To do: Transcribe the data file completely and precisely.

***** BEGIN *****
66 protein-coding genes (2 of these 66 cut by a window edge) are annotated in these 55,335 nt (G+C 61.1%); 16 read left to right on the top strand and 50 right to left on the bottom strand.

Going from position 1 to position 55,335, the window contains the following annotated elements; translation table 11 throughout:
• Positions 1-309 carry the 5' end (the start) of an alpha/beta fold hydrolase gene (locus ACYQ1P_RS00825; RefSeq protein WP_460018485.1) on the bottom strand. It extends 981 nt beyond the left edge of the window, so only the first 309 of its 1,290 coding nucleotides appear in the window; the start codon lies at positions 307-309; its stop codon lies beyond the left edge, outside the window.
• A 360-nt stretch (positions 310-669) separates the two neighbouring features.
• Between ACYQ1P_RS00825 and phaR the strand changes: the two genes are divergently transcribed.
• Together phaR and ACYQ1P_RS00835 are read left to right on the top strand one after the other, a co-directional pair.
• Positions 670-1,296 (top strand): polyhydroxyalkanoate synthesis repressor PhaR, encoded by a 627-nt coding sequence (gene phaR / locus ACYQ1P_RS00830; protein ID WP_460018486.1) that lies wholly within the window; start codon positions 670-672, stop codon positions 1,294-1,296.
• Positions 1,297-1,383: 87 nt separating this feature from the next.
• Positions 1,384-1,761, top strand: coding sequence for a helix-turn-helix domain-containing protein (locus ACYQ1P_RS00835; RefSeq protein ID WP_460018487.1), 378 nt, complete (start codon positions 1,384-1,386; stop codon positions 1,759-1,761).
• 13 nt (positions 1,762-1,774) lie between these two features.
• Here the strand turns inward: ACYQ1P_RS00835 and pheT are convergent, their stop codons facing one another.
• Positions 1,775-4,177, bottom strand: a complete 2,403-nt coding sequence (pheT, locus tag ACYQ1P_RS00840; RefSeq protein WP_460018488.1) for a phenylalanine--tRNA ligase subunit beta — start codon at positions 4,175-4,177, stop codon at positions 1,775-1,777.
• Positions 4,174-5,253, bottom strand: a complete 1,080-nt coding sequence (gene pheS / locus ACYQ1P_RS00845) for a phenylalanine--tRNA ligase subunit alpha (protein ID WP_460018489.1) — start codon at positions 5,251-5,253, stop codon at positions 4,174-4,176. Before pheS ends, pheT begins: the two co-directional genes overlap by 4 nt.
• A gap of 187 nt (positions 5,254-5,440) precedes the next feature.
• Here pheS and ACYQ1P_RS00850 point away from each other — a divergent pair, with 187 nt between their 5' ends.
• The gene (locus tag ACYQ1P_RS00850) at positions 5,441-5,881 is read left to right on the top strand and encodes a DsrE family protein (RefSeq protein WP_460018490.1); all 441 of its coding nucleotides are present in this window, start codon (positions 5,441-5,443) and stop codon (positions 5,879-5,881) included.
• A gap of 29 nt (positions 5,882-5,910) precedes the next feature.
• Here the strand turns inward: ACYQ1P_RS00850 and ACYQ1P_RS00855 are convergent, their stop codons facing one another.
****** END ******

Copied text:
66 protein-coding genes (2 of these 66 cut by a window edge) are annotated in these 55,335 nt (G+C 61.1%); 16 read left to right on the top strand and 50 right to left on the bottom strand.

Going from position 1 to position 55,335, the window contains the following annotated elements; translation table 11 throughout:
• Positions 1-309 carry the 5' end (the start) of an alpha/beta fold hydrolase gene (locus ACYQ1P_RS00825; RefSeq protein WP_460018485.1) on the bottom strand. It extends 981 nt beyond the left edge of the window, so only the first 309 of its 1,290 coding nucleotides appear in the window; the start codon lies at positions 307-309; its stop codon lies beyond the left edge, outside the window.
• A 360-nt stretch (positions 310-669) separates the two neighbouring features.
• Between ACYQ1P_RS00825 and phaR the strand changes: the two genes are divergently transcribed.
• Together phaR and ACYQ1P_RS00835 are read left to right on the top strand one after the other, a co-directional pair.
• Positions 670-1,296 (top strand): polyhydroxyalkanoate synthesis repressor PhaR, encoded by a 627-nt coding sequence (gene phaR / locus ACYQ1P_RS00830; protein ID WP_460018486.1) that lies wholly within the window; start codon positions 670-672, stop codon positions 1,294-1,296.
• Positions 1,297-1,383: 87 nt separating this feature from the next.
• Positions 1,384-1,761, top strand: coding sequence for a helix-turn-helix domain-containing protein (locus ACYQ1P_RS00835; RefSeq protein ID WP_460018487.1), 378 nt, complete (start codon positions 1,384-1,386; stop codon positions 1,759-1,761).
• 13 nt (positions 1,762-1,774) lie between these two features.
• Here the strand turns inward: ACYQ1P_RS00835 and pheT are convergent, their stop codons facing one another.
• Positions 1,775-4,177, bottom strand: a complete 2,403-nt coding sequence (pheT, locus tag ACYQ1P_RS00840; RefSeq protein WP_460018488.1) for a phenylalanine--tRNA ligase subunit beta — start codon at positions 4,175-4,177, stop codon at positions 1,775-1,777.
• Positions 4,174-5,253, bottom strand: a complete 1,080-nt coding sequence (gene pheS / locus ACYQ1P_RS00845) for a phenylalanine--tRNA ligase subunit alpha (protein ID WP_460018489.1) — start codon at positions 5,251-5,253, stop codon at positions 4,174-4,176. Before pheS ends, pheT begins: the two co-directional genes overlap by 4 nt.
• A gap of 187 nt (positions 5,254-5,440) precedes the next feature.
• Here pheS and ACYQ1P_RS00850 point away from each other — a divergent pair, with 187 nt between their 5' ends.
• The gene (locus tag ACYQ1P_RS00850) at positions 5,441-5,881 is read left to right on the top strand and encodes a DsrE family protein (RefSeq protein WP_460018490.1); all 441 of its coding nucleotides are present in this window, start codon (positions 5,441-5,443) and stop codon (positions 5,879-5,881) included.
• A gap of 29 nt (positions 5,882-5,910) precedes the next feature.
• Here the strand turns inward: ACYQ1P_RS00850 and ACYQ1P_RS00855 are convergent, their stop codons facing one another.